Apparel for the Snowboarder

The sport of snowboarding is one winter sport form that promises thrills, chills and the chance to perform death-defying stunts on a snowy landscape. Is snowboarding a form of snow surfing or snow skateboarding or even a variant of skiing? Fans and enthusiasts may disagree on its origins but no one questions the joy and pleasure that this boarding sport provides. Thrills aside, snowboarding takes place in sometimes harsh and downright chilly climatic conditions. One must be adequately protected from the cold and the chance of injury through falls. Snowboarding gear and equipment is important but an equally important and oft-ignored factor is the clothing or apparel worn. Snowboarding is not to be performed in jeans and a thick sweater, so read on to learn how to dress for this winter sport.

What to Wear for Snowboarding

Being exposed to extremely cold temperatures for quite some time is not good for your internal body heat. So while snowboarding, it is important that you stay warm and snug through layered clothing. Ideally 3 layers of clothes should be worn.

Torso

A definite no-no while snowboarding is cotton clothes. Cotton absorbs moisture and gets wet very quickly. Wet clothes means you start feeling very cold very fast and also the weight of the clothes will wear you down. So if snow falls on you and gets into any layer with cotton clothes, your body will freeze inside.

Clothes for the innermost layer should be made of a moisture-wicking, insulating and synthetic material such as polyester or polypropylene. Such materials trap your body heat, keeping you toasty and keeping moisture away. A long sleeved shirt should be worn, preferably with a round necked collar, so that the above layered clothing can fit comfortably over it. This base layer should be soft and of a comfortable but tight fit. To avoid fidgeting and twitching, check if the clothing irritates your skin or makes it itch. This can occur with woolen clothes.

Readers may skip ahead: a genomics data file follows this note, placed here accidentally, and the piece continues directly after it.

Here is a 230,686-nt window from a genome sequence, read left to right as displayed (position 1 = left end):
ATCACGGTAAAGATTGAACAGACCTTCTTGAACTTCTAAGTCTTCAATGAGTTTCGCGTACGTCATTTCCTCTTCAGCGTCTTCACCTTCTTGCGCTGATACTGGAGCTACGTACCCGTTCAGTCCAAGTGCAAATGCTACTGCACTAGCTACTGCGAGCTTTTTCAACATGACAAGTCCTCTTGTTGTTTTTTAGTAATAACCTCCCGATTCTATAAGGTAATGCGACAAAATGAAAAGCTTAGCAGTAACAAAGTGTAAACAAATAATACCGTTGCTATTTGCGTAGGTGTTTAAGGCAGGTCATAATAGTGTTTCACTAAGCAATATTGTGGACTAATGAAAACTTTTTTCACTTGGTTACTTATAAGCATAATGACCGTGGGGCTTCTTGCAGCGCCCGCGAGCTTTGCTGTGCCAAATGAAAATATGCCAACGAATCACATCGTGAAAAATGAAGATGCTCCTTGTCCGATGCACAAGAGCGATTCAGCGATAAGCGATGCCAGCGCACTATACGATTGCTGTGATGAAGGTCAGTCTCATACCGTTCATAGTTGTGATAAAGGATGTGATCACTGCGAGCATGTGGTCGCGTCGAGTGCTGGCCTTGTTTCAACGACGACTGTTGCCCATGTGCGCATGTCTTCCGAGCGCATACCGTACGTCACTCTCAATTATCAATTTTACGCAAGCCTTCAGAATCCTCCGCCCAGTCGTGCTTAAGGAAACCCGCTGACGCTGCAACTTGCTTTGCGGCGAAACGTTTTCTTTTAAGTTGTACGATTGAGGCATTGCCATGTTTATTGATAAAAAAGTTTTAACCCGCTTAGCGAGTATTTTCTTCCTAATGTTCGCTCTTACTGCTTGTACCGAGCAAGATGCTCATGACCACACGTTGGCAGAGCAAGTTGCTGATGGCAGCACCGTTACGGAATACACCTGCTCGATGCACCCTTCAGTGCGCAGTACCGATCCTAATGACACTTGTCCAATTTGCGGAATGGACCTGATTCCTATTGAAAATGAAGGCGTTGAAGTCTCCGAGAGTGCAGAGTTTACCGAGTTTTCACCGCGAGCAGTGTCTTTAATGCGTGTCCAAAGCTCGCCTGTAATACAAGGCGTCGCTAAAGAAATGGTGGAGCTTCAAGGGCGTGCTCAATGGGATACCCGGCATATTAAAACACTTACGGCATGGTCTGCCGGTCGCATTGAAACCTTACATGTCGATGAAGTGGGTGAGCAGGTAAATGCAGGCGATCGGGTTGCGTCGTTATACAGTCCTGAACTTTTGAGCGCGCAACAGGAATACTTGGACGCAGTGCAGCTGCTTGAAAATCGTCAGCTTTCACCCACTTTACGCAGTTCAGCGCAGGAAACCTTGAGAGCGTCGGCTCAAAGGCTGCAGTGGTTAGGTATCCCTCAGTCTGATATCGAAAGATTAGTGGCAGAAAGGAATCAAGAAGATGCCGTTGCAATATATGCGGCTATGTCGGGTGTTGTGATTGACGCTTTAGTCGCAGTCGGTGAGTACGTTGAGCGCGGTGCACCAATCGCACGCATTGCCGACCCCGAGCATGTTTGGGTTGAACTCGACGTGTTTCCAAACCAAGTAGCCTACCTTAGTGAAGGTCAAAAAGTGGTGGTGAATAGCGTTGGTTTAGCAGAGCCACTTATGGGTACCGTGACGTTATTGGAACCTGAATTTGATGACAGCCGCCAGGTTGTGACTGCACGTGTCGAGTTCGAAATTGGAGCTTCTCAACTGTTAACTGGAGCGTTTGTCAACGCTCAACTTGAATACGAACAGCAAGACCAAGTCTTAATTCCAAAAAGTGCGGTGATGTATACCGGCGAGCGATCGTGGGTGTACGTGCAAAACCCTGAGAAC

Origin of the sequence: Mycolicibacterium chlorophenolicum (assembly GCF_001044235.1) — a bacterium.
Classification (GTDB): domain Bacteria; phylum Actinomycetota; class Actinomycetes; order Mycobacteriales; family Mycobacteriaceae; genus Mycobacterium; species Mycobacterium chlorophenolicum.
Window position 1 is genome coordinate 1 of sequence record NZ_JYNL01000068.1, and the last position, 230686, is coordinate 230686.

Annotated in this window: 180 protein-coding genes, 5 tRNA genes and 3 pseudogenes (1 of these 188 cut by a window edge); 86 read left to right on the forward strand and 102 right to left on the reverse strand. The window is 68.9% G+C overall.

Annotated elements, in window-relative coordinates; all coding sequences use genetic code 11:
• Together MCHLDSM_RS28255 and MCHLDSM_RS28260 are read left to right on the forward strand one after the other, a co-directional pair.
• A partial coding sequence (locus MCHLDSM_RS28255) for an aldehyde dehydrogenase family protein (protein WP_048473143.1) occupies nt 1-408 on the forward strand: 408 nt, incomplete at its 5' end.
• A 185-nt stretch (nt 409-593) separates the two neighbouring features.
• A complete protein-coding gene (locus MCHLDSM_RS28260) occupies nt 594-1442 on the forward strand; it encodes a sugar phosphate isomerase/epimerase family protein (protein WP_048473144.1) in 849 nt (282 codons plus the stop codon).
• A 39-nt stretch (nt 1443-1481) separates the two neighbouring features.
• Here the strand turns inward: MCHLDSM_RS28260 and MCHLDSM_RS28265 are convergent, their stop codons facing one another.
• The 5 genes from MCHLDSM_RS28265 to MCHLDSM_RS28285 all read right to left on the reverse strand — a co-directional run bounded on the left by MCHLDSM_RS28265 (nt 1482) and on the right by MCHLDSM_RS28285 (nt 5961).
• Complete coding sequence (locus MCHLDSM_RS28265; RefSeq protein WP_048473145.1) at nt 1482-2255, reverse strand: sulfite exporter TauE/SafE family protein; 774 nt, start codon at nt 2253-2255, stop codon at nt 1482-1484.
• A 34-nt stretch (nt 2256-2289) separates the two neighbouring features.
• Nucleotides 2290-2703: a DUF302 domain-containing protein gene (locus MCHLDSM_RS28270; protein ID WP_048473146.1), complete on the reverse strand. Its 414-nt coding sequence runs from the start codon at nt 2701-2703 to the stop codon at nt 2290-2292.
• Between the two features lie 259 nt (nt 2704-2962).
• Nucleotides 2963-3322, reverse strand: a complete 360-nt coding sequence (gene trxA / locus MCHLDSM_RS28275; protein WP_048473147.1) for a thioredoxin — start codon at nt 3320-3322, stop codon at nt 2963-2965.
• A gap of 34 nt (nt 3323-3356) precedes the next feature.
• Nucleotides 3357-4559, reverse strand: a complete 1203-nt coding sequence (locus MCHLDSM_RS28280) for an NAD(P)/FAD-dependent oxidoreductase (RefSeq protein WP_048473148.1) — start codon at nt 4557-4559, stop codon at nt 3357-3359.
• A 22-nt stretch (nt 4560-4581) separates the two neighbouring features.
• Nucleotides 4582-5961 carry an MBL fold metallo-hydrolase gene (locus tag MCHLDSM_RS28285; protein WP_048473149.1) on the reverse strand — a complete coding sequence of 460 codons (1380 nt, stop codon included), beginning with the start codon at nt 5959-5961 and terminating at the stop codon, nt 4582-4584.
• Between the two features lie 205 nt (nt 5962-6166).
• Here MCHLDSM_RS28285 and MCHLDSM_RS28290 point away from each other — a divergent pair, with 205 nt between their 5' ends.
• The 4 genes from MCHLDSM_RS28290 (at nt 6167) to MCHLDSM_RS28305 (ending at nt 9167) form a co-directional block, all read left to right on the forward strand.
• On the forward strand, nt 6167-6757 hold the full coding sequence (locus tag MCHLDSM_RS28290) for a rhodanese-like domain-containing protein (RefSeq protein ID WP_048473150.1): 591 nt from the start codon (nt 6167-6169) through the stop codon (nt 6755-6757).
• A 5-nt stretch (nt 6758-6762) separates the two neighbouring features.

The middle layer of clothing should be insulating and comfortable. This is the sweater layer. Full-sleeved fleece jackets, pullovers, turtlenecks, zipped up jackets or sweaters or vests are needed for this layer. Clothes should be made from fleece or wool, as such materials keep you warm and are light on the body. Fleece especially allows your skin to “breathe”, so perspiration can evaporate. This layer can be kept on or off, depending on the weather. If the weather is warm enough, opt for a base and outer layer with just a t-shirt in the middle.

The outer layer needs to be the most durable and hardy layer. Attire in this layer should be wind and water-proof, so that snow is not absorbed by the clothes. At the same time, such clothes should be lightweight and comfortable, so as to enhance, not hinder your snowboarding skills. Clothes for this layer can be expensive but if the clothes are durable and of good quality, your investment will be worth it, as they will last for a long time. Such gear can have air vents in the under-arms or zip away sleeves, so when it gets too hot, zip off to cool off. Try out the outer layer clothes, with all the layers underneath. Make sure the outer jacket is loose enough to fit all layers comfortably enough.

Legs

Do not wear jeans. Jeans are not meant for the slopes. They get wet and transfer the moisture immediately to your skin, effectively freezing you. Jeans limit your mobility and flexibility as well. The worst part is that they are prone to tears and splits, so falling down can result in a split pant!

Feet

No matter how tough your snowboarding boots are, snow can enter them. If your feet feel cold, your whole body will feel cold, so keep your feet warm with. https://www.google.com/fusiontables/embedviz?viz=GVIZ&t=TABLE&q=select+col0%2C+col1%2C+col2+from+1oLGf5T3iLrf_jWrrXp6rLe-08Z2eEu8FUMjWilZD&containerId=googft-gviz-canvas

a snug, comfortable pair of socks, that reach at least your lower calf. The fit of such socks should be tight and to the skin, avoid loose or worn pairs.

Do not wear thick woolen socks, opt for thin synthetic or acrylic socks. Thick socks make your feet sweat. No cotton socks at all. There are specialized snowboarding socks available, that are thinner in material around your toes, so you get the feeling of grip.